For trial users looking to update their license files after they have purchased a license you will have to snag another license key (tied to your purchase) and follow the same instructions again. This will replace the old trial license key and ensure your project is properly licensed.
If you are a licensed developer whose subscription has expired, and you follow the above instructions you may be met with a message that indicates that the current version of Kendo UI for Vue is not available as a part of your inactive subscription. While Kendo UI for Vue licenses are perpetual, part of your subscription is access to newer versions of Kendo UI for Vue. So, if you see this message you can simply renew and get a new, active, license key and add it to your Vue project.
With all that out of the way, let’s create a project using the Vue CLI and see how these license keys work in practice.
So, this scenario I have a newly built Vue app that used the
vue create CLI command. For my app I chose to go with the aptly named “kendo-licensing-sample” so we end up with
vue create kui-licensing-sample.
For the sake of demonstration, a quick and easy component Kendo UI for Vue component would be the Kendo UI Vue DropDownList.
Following the instructions on the DropDown package overview docs, I will run the following
npm install command:
npm install --save @progress/kendo-vue-dropdowns @progress/kendo-vue-intl
Also, to get our components styled appropriately I’ll be working with the Kendo UI for Vue Material Theme by running:
npm install --save @progress/kendo-theme-material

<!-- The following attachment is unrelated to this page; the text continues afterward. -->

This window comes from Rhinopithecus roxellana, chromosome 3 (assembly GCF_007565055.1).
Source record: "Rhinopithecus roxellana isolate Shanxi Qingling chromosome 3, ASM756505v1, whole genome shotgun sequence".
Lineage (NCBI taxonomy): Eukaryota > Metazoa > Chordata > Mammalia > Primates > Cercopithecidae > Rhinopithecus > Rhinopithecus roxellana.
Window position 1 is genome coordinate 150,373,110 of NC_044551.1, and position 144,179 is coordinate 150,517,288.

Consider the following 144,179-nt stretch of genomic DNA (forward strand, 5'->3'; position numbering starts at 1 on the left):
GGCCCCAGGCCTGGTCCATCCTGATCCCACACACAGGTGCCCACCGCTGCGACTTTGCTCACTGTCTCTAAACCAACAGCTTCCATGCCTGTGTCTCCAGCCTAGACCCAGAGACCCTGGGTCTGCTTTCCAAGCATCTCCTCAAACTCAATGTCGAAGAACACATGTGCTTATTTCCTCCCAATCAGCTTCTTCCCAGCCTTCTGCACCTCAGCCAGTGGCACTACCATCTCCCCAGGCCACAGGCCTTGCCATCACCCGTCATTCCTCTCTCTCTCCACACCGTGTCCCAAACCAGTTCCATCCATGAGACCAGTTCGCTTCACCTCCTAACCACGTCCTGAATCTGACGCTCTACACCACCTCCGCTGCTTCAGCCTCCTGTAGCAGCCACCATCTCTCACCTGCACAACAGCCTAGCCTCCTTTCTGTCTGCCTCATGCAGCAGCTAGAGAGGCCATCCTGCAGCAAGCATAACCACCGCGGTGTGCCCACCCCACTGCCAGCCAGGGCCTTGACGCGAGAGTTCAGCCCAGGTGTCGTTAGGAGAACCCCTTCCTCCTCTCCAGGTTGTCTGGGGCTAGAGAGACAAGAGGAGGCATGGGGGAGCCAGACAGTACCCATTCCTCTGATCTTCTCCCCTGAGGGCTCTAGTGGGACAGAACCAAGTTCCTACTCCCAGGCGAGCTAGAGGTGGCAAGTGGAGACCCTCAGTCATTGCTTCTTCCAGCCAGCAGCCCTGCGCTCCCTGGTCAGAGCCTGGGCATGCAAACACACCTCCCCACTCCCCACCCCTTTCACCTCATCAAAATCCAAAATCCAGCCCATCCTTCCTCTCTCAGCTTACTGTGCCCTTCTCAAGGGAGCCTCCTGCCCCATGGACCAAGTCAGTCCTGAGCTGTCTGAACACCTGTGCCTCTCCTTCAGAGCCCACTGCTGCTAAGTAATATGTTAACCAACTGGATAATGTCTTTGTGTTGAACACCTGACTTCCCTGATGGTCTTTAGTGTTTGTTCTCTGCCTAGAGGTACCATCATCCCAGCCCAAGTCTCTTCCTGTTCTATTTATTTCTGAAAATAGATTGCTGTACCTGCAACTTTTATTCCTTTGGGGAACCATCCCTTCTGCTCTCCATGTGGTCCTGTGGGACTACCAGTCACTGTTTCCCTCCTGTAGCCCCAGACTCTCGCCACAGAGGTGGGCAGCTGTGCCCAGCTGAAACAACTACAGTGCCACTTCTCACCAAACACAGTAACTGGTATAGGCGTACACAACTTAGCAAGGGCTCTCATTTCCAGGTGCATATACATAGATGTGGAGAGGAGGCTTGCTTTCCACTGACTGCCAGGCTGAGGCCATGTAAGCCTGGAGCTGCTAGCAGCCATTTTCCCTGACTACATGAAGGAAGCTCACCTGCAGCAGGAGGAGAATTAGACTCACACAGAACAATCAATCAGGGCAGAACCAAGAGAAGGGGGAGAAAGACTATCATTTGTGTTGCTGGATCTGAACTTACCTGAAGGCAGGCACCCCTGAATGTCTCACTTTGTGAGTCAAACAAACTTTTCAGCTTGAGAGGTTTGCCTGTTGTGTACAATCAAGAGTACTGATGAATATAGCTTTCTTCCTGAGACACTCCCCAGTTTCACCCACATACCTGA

Now, with Kendo UI for Vue 2.0 you will see this included as a part of our
npm install commands that we list for installation instructions, but I wanted to highlight it here to showcase what package we need for the licensing mechanism to work properly.
npm install --save @progress/kendo-licensing
This is the package which is responsible for activating our license key and all Kendo UI for Vue packages now require the inclusion of
@progress/kendo-licensing as a dependency.
I’ll import the DropDownList component to my project inside the
HelloWorld.vue sample component that the Vue CLI gave me, then go ahead and copy and paste code from the Kendo UI for Vue DropDownList Getting Started page. It should end up looking something like this when put together:
I also went ahead and added this statement to
App.vue in order to apply the Kendo UI for Vue Material theme across my application
Now, when I run my Vue application we should see the Vue logo and a DropDownlist with a few options. If I inspect the developer console in my browser I see the following message warning me that there is no license found in this project.
This message lets us know that we need to apply a license key. In case you didn’t bookmark the link previously, the message has a handy link that leads directly to the Kendo UI for Vue licensing page.
From here I can follow the instructions that I mentioned previously and download my license file by finding this button on the page (note that you have to be logged in to a Telerik account to see this):
Now that I’ve downloaded the license file I’ll add
kendo-ui-license.txt to the root of my project.
Once this has been added to the project, I go back to my terminal or command prompt and run:
npx kendo-ui-license activate
And that should be it! The next time I run my project the warning message should be gone, and I am off to the races. It really is as simple as that.
If you have a question not answered in this blog, please review the Frequently Asked Questions section of the Kendo UI for Vue License Key page, which covers more scenarios. You can also always count on our helpful support team for additional questions about this change.
Are there ways we can improve this licensing mechanism for you and your team? We would love to hear it! You’re welcome to leave a comment in the section below or submit a support ticket to interact directly with our support and engineering teams.